Washington Expands the War State
VIDEO TRANSCRIPT: Plus, an interview with the New York Post's Miranda Devine on the Democrats' Censorship Regime
Watch System Update Episode #6 here on Rumble.
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We have a backlog of the first ten episodes from the first two weeks of shows that we'll post here over the next five days. We will be off from Wednesday, December 28 until Sunday, January 1. We'll be back live on Monday, January 2, 2023, and will start publishing full transcripts of every show here within the next 24 hours for those we prefer to read the program rather than watch.
In this episode, we take a look at the enormous $858 billion military budget recently passed by Congress. Even after the fall of the Cold War, the end of the War on Terror, and the last troop’s departure from Afghanistan, the Pentagon budget continues to explode to all new and obscene heights, with the U.S. rapidly approaching the first ever trillion-dollar annual weapons budget. We explain who is behind this, who is objecting if anyone, and who is benefiting. We also look at the revelations from the Twitter Files from Matt Taibbi and other journalists — especially those showing a very tightly integrated partnership between the Big Tech censorship regime and the U.S. Security State — why the reporting is being ignored, if not scorned by the Democratic Party, including its so-called left wing as well as their aligned media corporations. And we talk to one of the journalists who has been covering this most astutely for over two years now: Miranda Devine of The New York Post.
That old cliche that the only two things certain in life are death and taxes needs an amendment, at least if you're an American. Something else is just as certain and inevitable. Namely, the U.S. budget for military and intelligence agencies will increase every year no matter what. The U.S. is, and for decades has been, the largest military spender in the world by far. The statistics are by now familiar. The U.S. spends more than the nine highest-spending nations combined that come after it. Of all the world's military spending, if you aggregated it all from every nation into one pile, 38% of it is from U.S. spending.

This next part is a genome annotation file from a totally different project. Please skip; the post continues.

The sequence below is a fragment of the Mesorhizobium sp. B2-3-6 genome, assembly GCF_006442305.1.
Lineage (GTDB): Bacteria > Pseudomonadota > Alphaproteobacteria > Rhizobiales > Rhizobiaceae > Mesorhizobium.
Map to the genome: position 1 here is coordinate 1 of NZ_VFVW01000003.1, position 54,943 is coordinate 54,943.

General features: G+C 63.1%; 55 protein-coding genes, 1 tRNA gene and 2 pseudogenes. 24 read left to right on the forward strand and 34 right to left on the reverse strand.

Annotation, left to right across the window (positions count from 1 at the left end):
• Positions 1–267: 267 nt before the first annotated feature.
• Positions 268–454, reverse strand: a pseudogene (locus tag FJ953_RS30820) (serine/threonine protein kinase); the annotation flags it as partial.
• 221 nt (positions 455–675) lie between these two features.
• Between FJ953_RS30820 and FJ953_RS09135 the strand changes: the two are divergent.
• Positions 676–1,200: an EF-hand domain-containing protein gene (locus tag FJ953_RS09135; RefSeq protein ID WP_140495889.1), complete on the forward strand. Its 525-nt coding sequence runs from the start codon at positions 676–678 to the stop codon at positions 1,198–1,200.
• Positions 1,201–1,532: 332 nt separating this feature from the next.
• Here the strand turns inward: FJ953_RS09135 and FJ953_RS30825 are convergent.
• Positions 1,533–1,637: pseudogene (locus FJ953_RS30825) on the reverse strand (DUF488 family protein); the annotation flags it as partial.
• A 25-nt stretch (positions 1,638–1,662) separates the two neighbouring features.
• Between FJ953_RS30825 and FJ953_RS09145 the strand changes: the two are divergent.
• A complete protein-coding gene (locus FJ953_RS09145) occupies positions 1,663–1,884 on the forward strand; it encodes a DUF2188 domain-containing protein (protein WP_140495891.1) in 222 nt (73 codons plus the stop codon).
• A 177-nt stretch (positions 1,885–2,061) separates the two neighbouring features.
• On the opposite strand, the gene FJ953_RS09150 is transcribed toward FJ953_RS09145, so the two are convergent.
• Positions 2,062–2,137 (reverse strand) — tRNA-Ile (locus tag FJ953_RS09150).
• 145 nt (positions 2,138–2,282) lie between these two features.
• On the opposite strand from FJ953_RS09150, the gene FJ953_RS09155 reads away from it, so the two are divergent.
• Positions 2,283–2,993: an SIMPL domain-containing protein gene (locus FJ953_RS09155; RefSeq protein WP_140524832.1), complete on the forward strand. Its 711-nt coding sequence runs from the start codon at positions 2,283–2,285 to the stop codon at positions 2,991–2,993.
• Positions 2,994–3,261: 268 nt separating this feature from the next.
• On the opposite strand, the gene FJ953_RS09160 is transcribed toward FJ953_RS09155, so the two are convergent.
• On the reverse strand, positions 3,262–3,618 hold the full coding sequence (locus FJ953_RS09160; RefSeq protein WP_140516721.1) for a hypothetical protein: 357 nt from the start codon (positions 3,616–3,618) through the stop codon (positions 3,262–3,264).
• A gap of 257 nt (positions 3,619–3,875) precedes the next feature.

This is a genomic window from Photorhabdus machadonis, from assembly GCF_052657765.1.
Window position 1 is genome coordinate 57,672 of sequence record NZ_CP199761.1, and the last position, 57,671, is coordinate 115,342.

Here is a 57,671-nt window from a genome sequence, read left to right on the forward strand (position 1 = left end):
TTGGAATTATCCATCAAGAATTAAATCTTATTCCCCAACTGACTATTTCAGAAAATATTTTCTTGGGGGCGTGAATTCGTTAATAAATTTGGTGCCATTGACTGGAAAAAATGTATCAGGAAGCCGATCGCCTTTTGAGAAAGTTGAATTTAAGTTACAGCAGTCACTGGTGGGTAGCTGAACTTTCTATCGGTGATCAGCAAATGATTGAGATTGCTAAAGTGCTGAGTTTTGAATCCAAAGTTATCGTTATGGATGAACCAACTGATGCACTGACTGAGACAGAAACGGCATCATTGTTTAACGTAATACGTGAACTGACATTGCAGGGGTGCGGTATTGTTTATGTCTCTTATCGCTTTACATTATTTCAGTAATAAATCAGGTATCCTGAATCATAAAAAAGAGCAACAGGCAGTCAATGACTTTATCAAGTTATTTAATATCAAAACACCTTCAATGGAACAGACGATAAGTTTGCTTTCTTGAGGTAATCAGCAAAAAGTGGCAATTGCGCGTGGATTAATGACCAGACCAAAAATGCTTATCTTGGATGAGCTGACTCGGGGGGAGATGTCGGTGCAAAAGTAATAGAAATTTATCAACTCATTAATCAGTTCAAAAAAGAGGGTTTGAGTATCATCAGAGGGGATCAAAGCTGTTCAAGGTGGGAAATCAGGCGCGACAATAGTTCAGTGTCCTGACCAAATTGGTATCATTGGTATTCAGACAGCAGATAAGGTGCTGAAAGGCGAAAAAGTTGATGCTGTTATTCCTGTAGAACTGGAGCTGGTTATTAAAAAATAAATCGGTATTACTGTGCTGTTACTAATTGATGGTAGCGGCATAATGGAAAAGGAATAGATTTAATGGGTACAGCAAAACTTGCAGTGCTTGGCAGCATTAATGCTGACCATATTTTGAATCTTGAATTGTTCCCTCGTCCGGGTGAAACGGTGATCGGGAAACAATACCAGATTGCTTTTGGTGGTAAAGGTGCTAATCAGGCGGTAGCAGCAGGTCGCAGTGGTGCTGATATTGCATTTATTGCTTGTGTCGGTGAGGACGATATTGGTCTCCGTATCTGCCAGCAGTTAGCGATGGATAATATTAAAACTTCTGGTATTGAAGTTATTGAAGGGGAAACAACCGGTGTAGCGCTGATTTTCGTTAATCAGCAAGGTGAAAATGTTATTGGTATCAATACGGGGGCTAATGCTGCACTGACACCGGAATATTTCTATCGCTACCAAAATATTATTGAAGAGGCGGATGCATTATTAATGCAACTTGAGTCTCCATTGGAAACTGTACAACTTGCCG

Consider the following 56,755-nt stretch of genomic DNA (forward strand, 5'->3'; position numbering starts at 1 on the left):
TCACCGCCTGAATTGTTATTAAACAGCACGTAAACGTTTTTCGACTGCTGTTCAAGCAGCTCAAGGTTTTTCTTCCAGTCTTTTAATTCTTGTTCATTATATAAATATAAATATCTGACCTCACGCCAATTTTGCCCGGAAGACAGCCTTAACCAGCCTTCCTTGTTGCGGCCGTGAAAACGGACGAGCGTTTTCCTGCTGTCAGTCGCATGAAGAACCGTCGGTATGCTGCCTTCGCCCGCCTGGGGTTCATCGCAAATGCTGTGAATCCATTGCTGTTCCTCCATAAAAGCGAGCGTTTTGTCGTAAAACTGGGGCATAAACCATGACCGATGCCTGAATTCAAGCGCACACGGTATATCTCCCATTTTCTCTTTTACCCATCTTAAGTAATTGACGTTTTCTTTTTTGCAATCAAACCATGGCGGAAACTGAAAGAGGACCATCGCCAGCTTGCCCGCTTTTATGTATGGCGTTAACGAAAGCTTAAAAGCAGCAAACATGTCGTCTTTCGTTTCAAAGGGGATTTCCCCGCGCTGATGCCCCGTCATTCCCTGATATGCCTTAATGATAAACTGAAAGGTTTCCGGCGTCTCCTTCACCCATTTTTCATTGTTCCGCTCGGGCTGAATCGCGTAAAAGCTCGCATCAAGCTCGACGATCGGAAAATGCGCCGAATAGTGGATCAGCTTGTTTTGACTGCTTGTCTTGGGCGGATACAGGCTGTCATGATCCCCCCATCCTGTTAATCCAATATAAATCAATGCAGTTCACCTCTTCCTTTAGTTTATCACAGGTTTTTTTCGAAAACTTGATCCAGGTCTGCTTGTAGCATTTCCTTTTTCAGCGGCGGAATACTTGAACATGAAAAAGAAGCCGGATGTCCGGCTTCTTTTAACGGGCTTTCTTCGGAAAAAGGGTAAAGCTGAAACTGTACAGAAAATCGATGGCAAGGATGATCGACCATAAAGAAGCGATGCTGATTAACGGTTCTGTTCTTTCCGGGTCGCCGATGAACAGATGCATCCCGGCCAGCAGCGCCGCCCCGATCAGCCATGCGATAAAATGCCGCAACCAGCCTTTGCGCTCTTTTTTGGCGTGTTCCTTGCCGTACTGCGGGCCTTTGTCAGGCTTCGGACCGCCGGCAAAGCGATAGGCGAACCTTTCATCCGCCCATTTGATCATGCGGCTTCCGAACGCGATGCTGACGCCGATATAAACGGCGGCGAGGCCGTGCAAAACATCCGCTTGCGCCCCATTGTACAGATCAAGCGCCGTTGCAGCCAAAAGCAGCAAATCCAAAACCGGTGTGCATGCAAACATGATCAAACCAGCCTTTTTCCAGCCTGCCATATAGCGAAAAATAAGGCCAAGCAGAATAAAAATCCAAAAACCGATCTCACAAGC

And it's not as if the U.S. spends so much more on its military because it has more than anybody else. Of the world's top ten military spenders, the U.S. also spends the second-highest share of its gross domestic product, just after Saudi Arabia. What's most impressive is how inventive and resilient is this web of a multi-tentacle war machine, which Dwight Eisenhower, 61 years ago, dubbed the “military-industrial complex”. No matter what is going on in the world, they always find -- or concoct -- reasons why the military budget must grow no matter how inflated it already is.
Since the end of World War II, the prime justification for pouring so many of our national resources into the coffers of weapon manufacturers was the Cold War. The premise that the United States faced a grave and existential global threat from Soviet Communism and thus had to conduct a series of hot wars, proxy wars, and cold wars on every continent on the earth overthrowing governments in South America, Asia, and the Middle East; installing and propping up dictators; decades-long wars in Korea and Vietnam, in Central America, just an endless carousel of conflicts, wars and internal strife that always required more sophisticated weaponry and an always growing standing army.
But then the Soviet Union fell along with the Berlin Wall. The global Communist menace was no more. And in the late 1980s, under the first Bush administration into the 1990s, under Bill Clinton, Americans were promised what was called, quote, a “peace dividend”. The idea was that, without an existential threat to face any longer, military spending could and would be substantially reduced and Americans would enjoy all the benefits of newly funded public infrastructure, social programs, and tax breaks.
It worked, a little bit, for a short while. Military spending did gradually decrease in the late 1980s and early 1990s -- though always with the U.S. far in the lead in global military spending -- but just a few years later, it plateaued…